First of all, it needs to be understood that this is not about changing a failed disk in a RAID-1 array but on how to completely remove the RAID array, clone the disk which is about to fail and then boot the system from the good disk without any RAID configuration.
The reason of this approach is because the first disk (sda), which is the good disk, is completely empty, no partitions and file systems and when I add it to the array it fails to sync (rebuilt) probably because there are read errors on the second disk (sdb). Moreover, the second disk (the bad one) is from where the system boots.
The steps needed to complete this task are fairly simple if you know linux and its commands, however, the procedure involves partitioning, cloning and MBR installation tasks that are going to destroy your data if you are not careful enough. Finally, the following procedure is specific for the disks' configuration described in the question but it should work in other systems if you carefully substitute the necessary devices and partition names.
Here is the procedure:
1. Boot the system in rescue mode.
Since we are going to clone data from the system's boot disk we don't need to worry about any locked files or things like that. The best way to do this is to boot in to rescue mode. Fortunately, my server hosting company supports that in a very easy way. In a server that you have direct access to (no remote), it would be something like booting from a live CD or selecting "Rescue mode" from your boot menu.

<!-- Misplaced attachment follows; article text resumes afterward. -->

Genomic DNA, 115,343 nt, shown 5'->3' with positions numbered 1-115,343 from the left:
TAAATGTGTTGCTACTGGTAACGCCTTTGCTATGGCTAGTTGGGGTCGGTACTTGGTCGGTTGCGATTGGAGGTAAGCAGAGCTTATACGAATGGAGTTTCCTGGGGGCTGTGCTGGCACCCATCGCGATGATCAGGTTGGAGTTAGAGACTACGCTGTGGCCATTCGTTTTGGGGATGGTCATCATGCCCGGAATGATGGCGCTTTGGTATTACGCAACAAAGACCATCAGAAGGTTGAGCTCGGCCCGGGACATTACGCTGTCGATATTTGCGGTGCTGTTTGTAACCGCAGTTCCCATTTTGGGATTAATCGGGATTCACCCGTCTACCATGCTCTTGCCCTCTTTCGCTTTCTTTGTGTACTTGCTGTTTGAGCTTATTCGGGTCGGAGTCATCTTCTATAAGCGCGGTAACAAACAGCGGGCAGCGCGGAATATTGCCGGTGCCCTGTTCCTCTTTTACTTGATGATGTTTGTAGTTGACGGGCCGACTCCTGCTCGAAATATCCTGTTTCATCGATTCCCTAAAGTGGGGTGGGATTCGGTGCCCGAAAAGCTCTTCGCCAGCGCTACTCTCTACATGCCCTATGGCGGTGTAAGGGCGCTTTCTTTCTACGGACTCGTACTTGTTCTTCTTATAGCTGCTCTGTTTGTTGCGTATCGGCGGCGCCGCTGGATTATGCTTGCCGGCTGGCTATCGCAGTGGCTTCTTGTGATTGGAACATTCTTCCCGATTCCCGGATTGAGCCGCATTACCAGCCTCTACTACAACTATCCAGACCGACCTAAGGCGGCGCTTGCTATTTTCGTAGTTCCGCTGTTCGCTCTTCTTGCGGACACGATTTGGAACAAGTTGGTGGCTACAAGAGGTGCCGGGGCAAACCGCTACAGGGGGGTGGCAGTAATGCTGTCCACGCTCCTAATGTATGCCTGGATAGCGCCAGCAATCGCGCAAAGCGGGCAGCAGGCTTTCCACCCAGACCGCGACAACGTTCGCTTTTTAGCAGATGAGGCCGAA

2. Prepare the first disk (/dev/sda) for cloning the data.
In order to prepare sda we need to get partitioning information from sdb. Actually this step isn't mandatory because our aim is to boot the system without any RAID configuration or without any relation with sdb, if you prefer, so if the current partition scheme isn't what we want this is the opportunity to change it. The only thing that we need to have in mind is that the new partitions need to have enough space to hold the data from sdb. However, partitioning in linux requires some deep knowledge about aligning and stuff like that and since sdb is already properly partitioned I found it easier to do the same in sda.
To do that we first need to view the partitions in sdb, I used parted for that.
Note: The most dificult task when you are researching into how to do things with linux is to find which command (of the many) is best to use. For example, there are quite a bit partitioning commands and utilities and deciding which one to use requires a significant amount of time reading and comparing information. I chose to use parted here because it shows the file system along with the partitions and because it has better support for large disks? (I am not sure).
# parted /dev/sdb
(parted) unit s
Model: ATA ST3000DM001-1CH1 (scsi)
Disk /dev/sdb: 5860533168s
Sector size (logical/physical): 512B/4096B
Partition Table: msdos
Number Start End Size Type File system Flags
1 2048s 25167872s 25165825s primary
2 25169920s 26218496s 1048577s primary ext3 raid
3 26220544s 2173704192s 2147483649s primary ext4 raid
4 2173706240s 5860533167s 3686826928s extended lba
5 2173708288s 5860533167s 3686824880s logical ext4 raid
As we can see here, sdb has a partition table of msdos type, that means that we can create up to 4 primary partitions on the disk. In this case it has 3 primary partitions (1,2,3) and one extended (4) which holds a logical partition (5).
Next step is to create the same partitions on sda:
# parted /dev/sda
(parted) unit s
(parted) mkpart primary 2048 25167872
(parted) mkpart primary 25169920 26218496
(parted) mkpart primary 26220544 2173704192
(parted) mkpart extended 2173706240 5860533167
(parted) mkpart logical 2173708288 5860533167
As you can see I used the same start and end sectors from sdb, of course the disks are the same otherwise you need to arrange the sectors accordingly.
Now we need to tell the system about the partition changes in sda:
# partprobe /dev/sda